Using Generators with React

Similar to how a bookmark lets you save you place in a book and pick up from where you left off, generators are functions that can pause and resume their execution. In the context of React, this makes them really useful for situations where we want to iterate over API data in chunks.

For our example, we'll use the Dog API to get a large list of image URL's, and then display them 5 at a time.

Setup

A Javascript generator follows the pattern:

function * myGeneratorName() {
    // code before yield
    yield someData;
    // code after yield
}

There's a great article here that explains generators in much better detail.

For now, all you need to know is that we're going to create a generator function that will only return 1 item from our array each time it's called.

function* getUrl(urls) {
  for (let url of urls) {
    // We pause the loop to return a result
    yield { url };
  }

  // When we reach the end of the array we
  // just return an empty object
  return {};
}

The App

We'll setup a simple app consisting of two components. The main App component handles fetching API data and setting it in state, as well as initializing the generator with the array of URL's.

function App() {
  const [urls, setUrls] = useState([]);
  const urlGenerator = getUrls(urls);

  // Fetch API data and save to `urls`
  useEffect(() => { ... });

  return (
    <div className="App">
      <h1>Dog Fetcher</h1>
      <p>
        Fetch some images from the{" "}
        <a href="https://dog.ceo/dog-api/">Dog API</a>
      </p>

      ...

    </div>
  );
}

If you've looked at my previous post on asynchronous data fetching with useEffect, then you'll see that we need to fetch our API data within useEffect. So lets do that now by changing useEffect to:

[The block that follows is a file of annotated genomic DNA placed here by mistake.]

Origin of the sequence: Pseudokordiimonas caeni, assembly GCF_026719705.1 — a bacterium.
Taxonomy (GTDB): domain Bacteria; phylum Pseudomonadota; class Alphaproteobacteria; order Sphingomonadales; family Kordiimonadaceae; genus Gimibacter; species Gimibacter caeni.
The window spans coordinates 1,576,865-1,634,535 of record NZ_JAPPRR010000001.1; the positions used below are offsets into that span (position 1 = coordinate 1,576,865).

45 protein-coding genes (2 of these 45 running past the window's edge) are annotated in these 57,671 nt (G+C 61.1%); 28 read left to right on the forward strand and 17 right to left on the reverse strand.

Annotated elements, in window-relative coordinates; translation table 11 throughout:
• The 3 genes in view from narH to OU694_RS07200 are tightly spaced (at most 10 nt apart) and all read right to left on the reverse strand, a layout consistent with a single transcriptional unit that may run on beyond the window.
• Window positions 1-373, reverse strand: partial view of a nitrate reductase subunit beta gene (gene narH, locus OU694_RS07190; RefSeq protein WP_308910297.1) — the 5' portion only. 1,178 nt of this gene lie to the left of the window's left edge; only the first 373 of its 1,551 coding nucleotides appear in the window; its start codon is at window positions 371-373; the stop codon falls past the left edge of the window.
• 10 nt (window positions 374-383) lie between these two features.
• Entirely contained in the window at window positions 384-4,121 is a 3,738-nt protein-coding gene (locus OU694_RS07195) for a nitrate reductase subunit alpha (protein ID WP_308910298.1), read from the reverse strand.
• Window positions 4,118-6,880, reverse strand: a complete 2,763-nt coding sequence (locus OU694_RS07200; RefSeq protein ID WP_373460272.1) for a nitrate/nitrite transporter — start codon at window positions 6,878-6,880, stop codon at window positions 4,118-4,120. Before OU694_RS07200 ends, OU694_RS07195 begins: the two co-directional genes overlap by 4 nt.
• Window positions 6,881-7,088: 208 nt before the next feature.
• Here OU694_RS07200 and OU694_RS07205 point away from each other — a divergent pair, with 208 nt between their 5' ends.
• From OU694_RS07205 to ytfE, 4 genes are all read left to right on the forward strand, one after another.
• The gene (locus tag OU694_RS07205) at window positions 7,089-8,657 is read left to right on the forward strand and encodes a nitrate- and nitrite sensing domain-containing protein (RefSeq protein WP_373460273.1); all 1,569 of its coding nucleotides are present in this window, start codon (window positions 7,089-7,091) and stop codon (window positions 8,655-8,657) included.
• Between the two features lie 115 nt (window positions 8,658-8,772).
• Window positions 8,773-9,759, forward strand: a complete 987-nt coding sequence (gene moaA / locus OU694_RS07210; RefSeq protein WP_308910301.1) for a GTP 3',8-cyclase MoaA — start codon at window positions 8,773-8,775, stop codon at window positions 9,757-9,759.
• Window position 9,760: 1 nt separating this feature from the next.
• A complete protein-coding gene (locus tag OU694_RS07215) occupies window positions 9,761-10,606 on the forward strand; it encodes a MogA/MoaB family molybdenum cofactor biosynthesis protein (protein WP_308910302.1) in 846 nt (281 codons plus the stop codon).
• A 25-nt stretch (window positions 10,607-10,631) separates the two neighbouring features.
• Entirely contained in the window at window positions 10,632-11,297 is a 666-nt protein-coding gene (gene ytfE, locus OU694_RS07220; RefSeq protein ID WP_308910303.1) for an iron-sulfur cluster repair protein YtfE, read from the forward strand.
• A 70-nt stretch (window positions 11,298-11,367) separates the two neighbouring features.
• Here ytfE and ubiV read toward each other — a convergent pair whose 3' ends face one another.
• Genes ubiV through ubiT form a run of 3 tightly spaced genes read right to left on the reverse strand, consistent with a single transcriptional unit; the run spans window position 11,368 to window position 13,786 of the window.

useEffect(() => {
    const loadData = async () => {
      const resp = await axios.get(apiUrl);

      if (resp.data) {
        urls = resp.data.message;
      }
    };

    // Note: No "await"!
    if (!urls.length) {
      loadData();
    }
  });

Next is our core FetchDog component that will use the generator and handle displaying the images 5 at a time. We stub that out like so:

const FetchDog = ({ urlGenerator }) => {
  const [displayedData, setDisplayedData] = useState([]);

  const handleClick = () => {
    const data = [ ... ];

    setDisplayedData(data);
  };

  return (
    <React.Fragment>
      <button onClick={handleClick}>BARK!</button>
      <ul>
        {displayedData.map(data => (
          <li key={data.url}>
            <img alt="a pupper" src={data.url} />
          </li>
        ))}
      </ul>
    </React.Fragment>
  );
};

This is about where we'd be if we weren't using generators, except we'd probably pass in the array of URL's, or the subset of URL's we want to display. Then we'd need to setup some way to keep track of the current position in the array, and get new data by slicing the urls array and adjusting the range and offset each time.

Alternatively you might use shift() or pop(), but those are destructive and will change our url array. Supposing want to keep that data around for other purposes elsewhere in our app, that wouldn't be desireable.

Back to generators: we know that each time we call urlGenerator.next() we'll get a new value, so really we just need to call that function multiple times.

So with that out of the way, here's the handleClick function using a generator:

  const handleClick = () => {
    const data = [
      urlGenerator.next().value,
      urlGenerator.next().value,
      urlGenerator.next().value,
      urlGenerator.next().value,
      urlGenerator.next().value
    ];

    setDisplayedData(data);
  };

Each time we call the next() method we get the next iteration of the for loop within getUrl, but since the generator maintains its own state, we don't need to keep track of that ourselves. Nice right?

Putting it all together: